THE MODEL Film Review

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Publicity: When emerging fashion model Emma gets a chance to pursue her dream of becoming an international top model, she leaves her everyday life (and squeaky clean boyfriend) in Denmark and moves to Paris where, at a photo shoot, she meets the attractive photographer Shane White and they fall in love. But their relationship soon turns into a dangerous obsession for Emma.

Director: Mads Matthiesen
Denmark: English and Danish with English subtitles.
Three Stars: That is, should be seen on a big screen twice if possible because of the Matthiesen-ian magic in the telling of this story. Then at least one time at home though some will want to see it more than once.

Opening at Cinema Village Theater, August 12


THE MODEL is cinematographically majestic and seductive and those gems and a truly imaginative script will keep your mind and eyes focused for the first 68 minutes as Director/Writer Mads Matthiesen takes his time – and I mean takes his time – meticulously and exquisitely spinning the story of Emma (Maria Palm), a fetching ingénue ever there was one, and the high fashion industry’s unflinching debauchery that awaits her.

Emma and photographer Shane White (Ed Skrein) fall in love? That’s bourgeois malarkey! Emma’s dangerous obsession? Ha! Think, instead, Hell hath no fury like … a teenage ingénue, wronged, tapping into the rage of her inner child.

The challenge writing this review was to avoid spoilers. It’s the way Matthiesen’s narrative flows that worried this reviewer, that even merely mentioning Emma’s age he could ruin the pleasure of surprises awaiting audiences. I might have given away too much even with this paragraph but I had to say it.

I came to review this movie by way of this tease, “their relationship soon turns into a dangerous obsession for Emma,” expecting to see something akin to FATAL ATTRACTION (1978), directed by Adrian Lyne. Remember the bunny scene? Yes? No? Well, something like that I was hoping for. THE MODEL, however, is not a horror story and there is no bunny.

The first 68 minutes might seem deceivingly slow but the last 48, sometimes riveting, minutes percolate ominously – and some may realize their error about what they had imagined about the slowness of the first 68. Some will find this entrancing as I did and others perhaps will merely be delighted at the marvelously crafted, part two of this movie. As soon as THE MODEL ended, I needed to see it again. Some scenes pulsed like ecclesiastical epiphanies for this reviewer.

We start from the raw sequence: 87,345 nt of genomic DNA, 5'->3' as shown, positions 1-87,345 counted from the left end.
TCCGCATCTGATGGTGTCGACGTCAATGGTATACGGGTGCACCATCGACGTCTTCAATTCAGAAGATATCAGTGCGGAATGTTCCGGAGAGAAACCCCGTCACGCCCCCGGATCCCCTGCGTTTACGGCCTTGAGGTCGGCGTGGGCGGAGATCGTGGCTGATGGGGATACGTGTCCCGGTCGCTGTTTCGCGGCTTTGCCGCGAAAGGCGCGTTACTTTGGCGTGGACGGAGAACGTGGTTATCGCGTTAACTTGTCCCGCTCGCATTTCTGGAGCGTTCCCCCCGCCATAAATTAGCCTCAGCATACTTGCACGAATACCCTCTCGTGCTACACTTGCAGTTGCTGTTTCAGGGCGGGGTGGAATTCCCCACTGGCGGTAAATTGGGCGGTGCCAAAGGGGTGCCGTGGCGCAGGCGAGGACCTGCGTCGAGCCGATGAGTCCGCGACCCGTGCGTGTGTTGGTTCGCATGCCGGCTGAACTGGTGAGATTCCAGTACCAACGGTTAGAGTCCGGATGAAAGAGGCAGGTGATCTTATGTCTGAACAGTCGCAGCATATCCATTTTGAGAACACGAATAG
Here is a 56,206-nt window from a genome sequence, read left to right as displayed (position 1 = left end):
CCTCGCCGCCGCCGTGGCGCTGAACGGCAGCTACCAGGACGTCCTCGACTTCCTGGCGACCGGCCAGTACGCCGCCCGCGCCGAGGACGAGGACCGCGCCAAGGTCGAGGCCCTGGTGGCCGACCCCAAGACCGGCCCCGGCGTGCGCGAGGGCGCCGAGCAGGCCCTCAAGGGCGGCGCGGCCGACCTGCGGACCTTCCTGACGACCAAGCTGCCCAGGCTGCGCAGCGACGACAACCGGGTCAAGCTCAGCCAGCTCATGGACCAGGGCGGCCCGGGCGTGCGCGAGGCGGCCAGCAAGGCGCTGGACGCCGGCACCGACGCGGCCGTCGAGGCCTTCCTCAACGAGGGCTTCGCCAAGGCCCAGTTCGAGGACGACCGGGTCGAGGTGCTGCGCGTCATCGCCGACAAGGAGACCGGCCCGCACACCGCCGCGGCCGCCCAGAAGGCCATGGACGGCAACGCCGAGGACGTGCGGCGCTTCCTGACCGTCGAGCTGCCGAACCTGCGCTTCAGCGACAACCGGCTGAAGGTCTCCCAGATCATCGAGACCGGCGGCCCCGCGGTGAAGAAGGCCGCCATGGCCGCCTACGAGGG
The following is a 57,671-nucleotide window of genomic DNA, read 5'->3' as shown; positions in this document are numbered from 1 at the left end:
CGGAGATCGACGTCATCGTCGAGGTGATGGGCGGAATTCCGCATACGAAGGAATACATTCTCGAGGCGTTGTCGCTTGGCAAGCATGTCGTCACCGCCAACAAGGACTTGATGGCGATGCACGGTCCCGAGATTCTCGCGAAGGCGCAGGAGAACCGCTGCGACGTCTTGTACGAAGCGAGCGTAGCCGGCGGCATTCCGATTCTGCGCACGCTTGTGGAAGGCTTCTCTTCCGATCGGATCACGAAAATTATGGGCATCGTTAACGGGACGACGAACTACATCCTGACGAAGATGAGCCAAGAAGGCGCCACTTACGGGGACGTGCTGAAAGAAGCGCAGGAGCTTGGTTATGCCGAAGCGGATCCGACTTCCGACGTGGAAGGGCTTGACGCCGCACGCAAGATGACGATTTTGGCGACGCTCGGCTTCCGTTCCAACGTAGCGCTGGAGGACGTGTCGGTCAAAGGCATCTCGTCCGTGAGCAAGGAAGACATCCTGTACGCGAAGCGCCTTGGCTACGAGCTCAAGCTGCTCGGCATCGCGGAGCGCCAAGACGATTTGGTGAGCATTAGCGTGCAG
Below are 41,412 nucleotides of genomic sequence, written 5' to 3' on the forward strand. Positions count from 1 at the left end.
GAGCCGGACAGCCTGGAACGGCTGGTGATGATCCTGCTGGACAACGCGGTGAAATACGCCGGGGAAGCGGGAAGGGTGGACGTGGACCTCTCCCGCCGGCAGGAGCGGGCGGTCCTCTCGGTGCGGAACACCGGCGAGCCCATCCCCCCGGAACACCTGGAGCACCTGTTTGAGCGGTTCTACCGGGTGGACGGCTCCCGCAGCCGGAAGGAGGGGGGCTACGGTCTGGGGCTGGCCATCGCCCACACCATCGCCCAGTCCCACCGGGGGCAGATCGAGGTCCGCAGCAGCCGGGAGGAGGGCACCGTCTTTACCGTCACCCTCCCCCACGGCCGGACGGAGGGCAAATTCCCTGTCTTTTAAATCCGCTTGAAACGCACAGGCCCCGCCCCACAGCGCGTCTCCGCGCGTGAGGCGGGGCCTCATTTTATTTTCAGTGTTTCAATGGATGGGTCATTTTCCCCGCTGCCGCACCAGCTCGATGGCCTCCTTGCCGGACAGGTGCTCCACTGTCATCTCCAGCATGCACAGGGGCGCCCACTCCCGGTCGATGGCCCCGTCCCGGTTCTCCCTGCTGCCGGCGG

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The very fetching Maria Palm as Emma is the spitting image of a ingenue with a very pretty face – who is utterly unsophisticated and unprepared for what awaits her as she aspires to become an international star sought by Chanel and Harper’s Bazaar. A real life international fashion model, Palm was cast for the role, according to publicity, after an eight-month casting process of Danish fashion models. She did herself well. There were times her character was convincingly immature if not hickish and klutzy, and her vulnerability was like blood in a sea of great white sharks. That was all in the first 68 minutes, of course, but we subsequently see she her maturing.

Shane White as internationally sought-after photographer Ed Skrein projects incredible cool though he is a philandering, narcissistic mother f**king sob (which would be pronounced muther f**kin’ sob in these United States). His character’s on-screen suaveness mitigates his philandering mien enough for me to write that I can imagine many in the audience considering him a hunk to have a drink with despite his narcissism.

Moms and dads who see this movie will probably be in the audience without their kids. Lots of expletives, and the sex scenes are !!! but definitely not gratuitous.

 

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Director Mads Matthiesen’s rendition of Parisian High Fashion is pristine and free of moralistic pieties. It is what it is. If you can’t swim with the sharks, go back to Denmark. His cinematic scenes of its banalities, pretensions and arrogance are spot on – or at least how we may imagine.

THE MODEL is his second feature and had its world premiere at 39th Göteborg International Film Festival 2016 and the 45th Rotterdam Film Festival. His first feature TEDDY BEAR (2012) premiered at Sundance Film Festival, winning him Best Director Award in the World Cinema Dramatic Competition. The film was nominated for the European Film Academy’s European Discovery Award and was a big festival hit around the world winning a dozen of awards. It was sold for theatrical release to more than 20 countries.

Go see THE MODEL several times.

 

Gregg Morris can be reached at gmorris@hunter.cuny.edu